Hyunji Kim

Into the Void

Friday, 20th May – Saturday, 4th June 2016

To be opened by Abdul Abdullah

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The photographic in excelsis and excess
byGraham Mathwin

The photographic representation of the human being casts them in the path of death. The photograph destroys what it touches, namely time, and it indicates only what has already been lost. The loss of photography is particularly evident in the photograph’s overexposure, the excess of information, which obliterates its very purpose of fixing and making visible. One of the first photographs taken of a street had to be exposed so long that everyone – except a man having his shoe shined – disappeared from view. Photography empties out and destroys the living vitality of flesh, and transforms it into paper and pixels. Yet this transformation, this affixation, possesses the most extraordinary power – emptied of what they were, these images become fetishized; the ghosts of desire, love, and recognition haunt the discreet dots and tiny mosaic pieces that form these smooth, imperceptibly constructed illusions.

The work of Hyunji Kim capitulates into the culture of youth and beauty that pervades photography, yet in these works we have before us, Kim empties these culturally prevalent images of all their form and solidity. From the people she lives beside come the empty gazes of people washed out and washed up on the shores of photographic excess. This excess of photography is not the subject of Kim’s work, though it is definitely a part of it. It is much more about the photograph that defines – relations, figures, and objects – and how this makes it a particularly ambivalent form of imaging – particularly for imaging the human being. It takes us back to the development of perspective in the renaissance, and presents itself as the culmination of a particular way of seeing: the single eye, at a fixed height, capturing a particular moment, snatching it from time. It is a manner of seeing that puts the world in a particular kind of frame – a frame that makes the world distinct from the self. It is this distinction that we see reflected back at us in Kim’s work: the separation of the image from the self. There is a cold distance between we the observers, and the observed: between the lover and the adored. The difficulty that this inspires is the difficulty of Kim’s work. Her paintings, irrevocably physical, with their impasto gestures and woven substrate, attempt to destroy this distance, even as they create it.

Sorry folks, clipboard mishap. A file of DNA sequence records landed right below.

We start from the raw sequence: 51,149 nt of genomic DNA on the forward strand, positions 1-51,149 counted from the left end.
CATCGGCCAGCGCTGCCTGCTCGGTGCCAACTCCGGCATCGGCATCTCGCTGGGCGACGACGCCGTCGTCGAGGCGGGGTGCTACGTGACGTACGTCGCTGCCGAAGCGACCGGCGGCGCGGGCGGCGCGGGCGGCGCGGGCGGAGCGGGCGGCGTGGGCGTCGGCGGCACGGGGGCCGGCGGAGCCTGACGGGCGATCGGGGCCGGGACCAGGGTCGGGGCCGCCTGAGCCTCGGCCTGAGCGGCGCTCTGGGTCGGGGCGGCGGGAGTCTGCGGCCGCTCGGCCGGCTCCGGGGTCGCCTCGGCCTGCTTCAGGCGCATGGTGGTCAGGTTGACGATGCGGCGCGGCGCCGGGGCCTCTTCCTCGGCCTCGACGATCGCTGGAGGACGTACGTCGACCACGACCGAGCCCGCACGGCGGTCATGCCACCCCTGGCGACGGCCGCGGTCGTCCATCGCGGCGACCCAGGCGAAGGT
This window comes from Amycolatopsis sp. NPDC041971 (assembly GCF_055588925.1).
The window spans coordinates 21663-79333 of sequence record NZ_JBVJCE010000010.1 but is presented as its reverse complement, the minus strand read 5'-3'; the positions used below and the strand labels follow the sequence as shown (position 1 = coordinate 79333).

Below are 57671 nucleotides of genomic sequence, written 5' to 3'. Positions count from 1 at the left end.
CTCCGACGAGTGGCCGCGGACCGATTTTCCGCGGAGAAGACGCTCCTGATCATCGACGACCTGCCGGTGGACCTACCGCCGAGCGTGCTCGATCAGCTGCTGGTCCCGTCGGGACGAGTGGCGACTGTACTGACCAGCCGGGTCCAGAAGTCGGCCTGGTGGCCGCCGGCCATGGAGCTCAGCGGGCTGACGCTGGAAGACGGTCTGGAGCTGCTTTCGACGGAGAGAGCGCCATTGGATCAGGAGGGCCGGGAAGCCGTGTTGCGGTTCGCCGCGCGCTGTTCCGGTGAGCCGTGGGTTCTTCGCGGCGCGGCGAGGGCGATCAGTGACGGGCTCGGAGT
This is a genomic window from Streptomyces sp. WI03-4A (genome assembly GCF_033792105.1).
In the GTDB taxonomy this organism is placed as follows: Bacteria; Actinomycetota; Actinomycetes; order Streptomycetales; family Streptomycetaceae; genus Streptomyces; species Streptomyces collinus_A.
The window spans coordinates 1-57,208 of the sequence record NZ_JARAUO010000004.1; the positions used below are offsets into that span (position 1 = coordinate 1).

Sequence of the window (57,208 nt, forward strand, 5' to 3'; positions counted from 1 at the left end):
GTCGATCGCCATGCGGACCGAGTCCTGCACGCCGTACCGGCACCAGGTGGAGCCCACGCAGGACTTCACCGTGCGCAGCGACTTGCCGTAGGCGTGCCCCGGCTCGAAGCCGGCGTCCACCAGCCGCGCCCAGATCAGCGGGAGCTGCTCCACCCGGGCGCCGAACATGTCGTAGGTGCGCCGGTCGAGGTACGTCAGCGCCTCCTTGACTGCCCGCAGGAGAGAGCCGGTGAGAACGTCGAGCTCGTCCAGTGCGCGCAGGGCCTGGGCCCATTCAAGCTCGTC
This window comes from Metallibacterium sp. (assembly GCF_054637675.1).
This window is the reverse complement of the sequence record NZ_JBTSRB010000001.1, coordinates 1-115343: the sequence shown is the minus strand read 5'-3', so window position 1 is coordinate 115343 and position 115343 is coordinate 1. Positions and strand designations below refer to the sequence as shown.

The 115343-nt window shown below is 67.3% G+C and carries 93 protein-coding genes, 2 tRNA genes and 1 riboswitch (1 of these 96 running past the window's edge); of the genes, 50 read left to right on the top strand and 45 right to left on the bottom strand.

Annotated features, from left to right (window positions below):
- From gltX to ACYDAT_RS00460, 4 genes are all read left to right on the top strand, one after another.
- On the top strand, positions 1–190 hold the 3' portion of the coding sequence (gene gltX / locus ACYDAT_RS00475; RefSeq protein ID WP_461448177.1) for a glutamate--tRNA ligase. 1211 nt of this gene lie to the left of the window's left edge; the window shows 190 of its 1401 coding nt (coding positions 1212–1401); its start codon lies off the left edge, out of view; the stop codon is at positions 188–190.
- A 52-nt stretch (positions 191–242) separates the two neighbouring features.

Kim’s work is extraordinary for its technique and its visual power, but in order to remake the work of photography, it is also painting become destructive. It is not clear-cut where the borders lie between recognition and the loss of sense, but Kim’s work sits near the edge of what is seen and recognised, and what is not. It is not the erasure of information like what we can see in Gerhard Richter’s photographic based paintings, in blurred in Kim’s works there is erasure in absence, destruction in omission, and loss in the curse of the photograph: an excess of white.

Of the most interesting cases, there is a painting of a lost eyebrow – razored off, it is assumed, though we are not sure if it is an artefact of the camera, which has destroyed so much other information, or the painting, which interpreted the photograph, or that it is in fact at the depth of the physical world itself. We lose sight of the referent in a painting that has become as much about what features are gone as those that are left in. The eyebrow is symptomatic of the physical uncertainty that the photograph can retroactively plunge us into – an uncertainty derived from the distance between how things felt or done, and their transformation into a photograph.

But these faces, these portraits, have lost more. They have become signs of faces. So close cut and having lost so many features that they take on the aspect of outlines. They still have the fluidity and simplicity of an Elizabeth Peyton, a restraint in the number of strokes and the direction of paint and its application that speaks to the abilities of its painter. But it is, in the removal of content, the leaving bare of canvas, an attempt to come at the work from a somewhat atypical angle – against the body of the history of painting. It is not hiding the surface, building up, like painting so often does, with layers of obfuscation and disguise, but revealing and undermining. The substrate of the image is revealed through Kim Kim’s paintings, and we find ourselves looking past the brushwork at the base, the ground, rising rapidly to meet us, a ground that was there the whole time.

Graham Mathwin, writes at Sensible Perth

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